But if there was one person more than all others who worked tirelessly to explore, document and propagate the scientific and medicinal properties of every part of this wonder tree – seed, root, leaf, bark – it was eminent Pakistani scientist, Dr. Salimuzzaman Siddiqui. I recall vividly how, in my only meeting with him, his passion was so very evident – not only for the Neem tree but for the wonders of scientific research. I met him in the late 1980s, by which time he was already in his 90s. Yet, the passion was alive and evident even then, and it remains my most enduring memory of him.

As I looked at various Neem sites today listing all its benefits (some, obviously over-stated) I was reminded of Dr. Siddiqui: how Neem has many wonders in it, and how it can do many things – even if it cannot do everything that its fans credit it for – but it is for us and science to figure out through research what it can do and how we can best benefit from it.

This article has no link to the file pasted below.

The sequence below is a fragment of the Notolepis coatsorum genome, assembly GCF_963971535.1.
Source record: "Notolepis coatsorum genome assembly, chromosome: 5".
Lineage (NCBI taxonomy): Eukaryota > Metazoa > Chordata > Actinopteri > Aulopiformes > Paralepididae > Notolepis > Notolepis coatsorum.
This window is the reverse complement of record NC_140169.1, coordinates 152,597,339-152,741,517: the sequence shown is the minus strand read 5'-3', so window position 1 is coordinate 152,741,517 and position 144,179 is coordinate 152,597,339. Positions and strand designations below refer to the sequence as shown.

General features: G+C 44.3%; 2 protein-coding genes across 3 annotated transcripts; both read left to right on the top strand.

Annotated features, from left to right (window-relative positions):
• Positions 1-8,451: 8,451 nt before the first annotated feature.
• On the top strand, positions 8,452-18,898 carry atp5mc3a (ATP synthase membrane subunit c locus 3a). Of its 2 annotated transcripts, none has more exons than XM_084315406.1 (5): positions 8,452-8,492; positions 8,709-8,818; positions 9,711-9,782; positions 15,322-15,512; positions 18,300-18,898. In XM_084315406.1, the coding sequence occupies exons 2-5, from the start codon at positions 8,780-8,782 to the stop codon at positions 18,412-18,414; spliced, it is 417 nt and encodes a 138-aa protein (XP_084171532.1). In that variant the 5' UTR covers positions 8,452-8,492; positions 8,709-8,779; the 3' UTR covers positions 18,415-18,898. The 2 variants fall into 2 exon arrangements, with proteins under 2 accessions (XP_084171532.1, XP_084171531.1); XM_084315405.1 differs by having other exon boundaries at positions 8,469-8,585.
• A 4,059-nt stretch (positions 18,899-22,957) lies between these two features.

Dr. Salimuzzaman Siddiqui was a tireless advocate of Neem and its many uses well before it became fashionable to be so. Indeed, my sense is that it was his ground-breaking early research that enabled others to build upon his foundations and encouraged others to follow his lead. Today there is a mushrooming (apologies for the mixed metaphor) research on Neem, but as one of the early pioneers who developed a systematic program of research around the Neem, Dr. Salimuzzaman Siddique deserves high praise for his scientific work in this area.

That pioneering work has been taken forward by other scientists and by environmentalists and environmental organizations in Pakistan and just about a year ago, in March 2010, the government of Sindh designated Neem as the official tree of Sindh. Indeed, another fan of the Neem tree is President Asif Ali Zardari, who had a Neem tree planted at his residence (please, lets keep the politics out of this one). In fact, some insight into Mr. Zardari’s own passion for the tree was provided in this October 2010 speech he made at an international conference on climate change and development, at which I had also spoken: